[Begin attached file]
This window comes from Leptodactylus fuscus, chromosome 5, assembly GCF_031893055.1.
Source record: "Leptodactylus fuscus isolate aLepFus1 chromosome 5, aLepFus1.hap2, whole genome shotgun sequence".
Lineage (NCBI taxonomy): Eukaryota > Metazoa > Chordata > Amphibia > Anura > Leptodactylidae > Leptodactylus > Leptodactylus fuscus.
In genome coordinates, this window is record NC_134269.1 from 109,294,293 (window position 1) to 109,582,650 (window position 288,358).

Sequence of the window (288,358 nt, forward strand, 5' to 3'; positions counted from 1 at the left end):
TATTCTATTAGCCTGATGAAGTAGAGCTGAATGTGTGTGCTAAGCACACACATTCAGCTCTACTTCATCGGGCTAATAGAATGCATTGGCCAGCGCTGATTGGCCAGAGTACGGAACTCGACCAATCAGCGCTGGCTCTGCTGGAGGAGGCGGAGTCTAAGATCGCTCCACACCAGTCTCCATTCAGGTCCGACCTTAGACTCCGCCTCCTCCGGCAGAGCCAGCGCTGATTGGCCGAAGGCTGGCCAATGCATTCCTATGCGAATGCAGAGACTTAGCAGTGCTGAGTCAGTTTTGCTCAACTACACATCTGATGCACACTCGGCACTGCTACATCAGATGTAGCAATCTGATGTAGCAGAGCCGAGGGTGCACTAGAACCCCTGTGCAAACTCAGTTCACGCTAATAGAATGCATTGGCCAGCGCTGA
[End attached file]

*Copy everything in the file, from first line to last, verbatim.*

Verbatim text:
This window comes from Leptodactylus fuscus, chromosome 5, assembly GCF_031893055.1.
Source record: "Leptodactylus fuscus isolate aLepFus1 chromosome 5, aLepFus1.hap2, whole genome shotgun sequence".
Lineage (NCBI taxonomy): Eukaryota > Metazoa > Chordata > Amphibia > Anura > Leptodactylidae > Leptodactylus > Leptodactylus fuscus.
In genome coordinates, this window is record NC_134269.1 from 109,294,293 (window position 1) to 109,582,650 (window position 288,358).

Sequence of the window (288,358 nt, forward strand, 5' to 3'; positions counted from 1 at the left end):
TATTCTATTAGCCTGATGAAGTAGAGCTGAATGTGTGTGCTAAGCACACACATTCAGCTCTACTTCATCGGGCTAATAGAATGCATTGGCCAGCGCTGATTGGCCAGAGTACGGAACTCGACCAATCAGCGCTGGCTCTGCTGGAGGAGGCGGAGTCTAAGATCGCTCCACACCAGTCTCCATTCAGGTCCGACCTTAGACTCCGCCTCCTCCGGCAGAGCCAGCGCTGATTGGCCGAAGGCTGGCCAATGCATTCCTATGCGAATGCAGAGACTTAGCAGTGCTGAGTCAGTTTTGCTCAACTACACATCTGATGCACACTCGGCACTGCTACATCAGATGTAGCAATCTGATGTAGCAGAGCCGAGGGTGCACTAGAACCCCTGTGCAAACTCAGTTCACGCTAATAGAATGCATTGGCCAGCGCTGA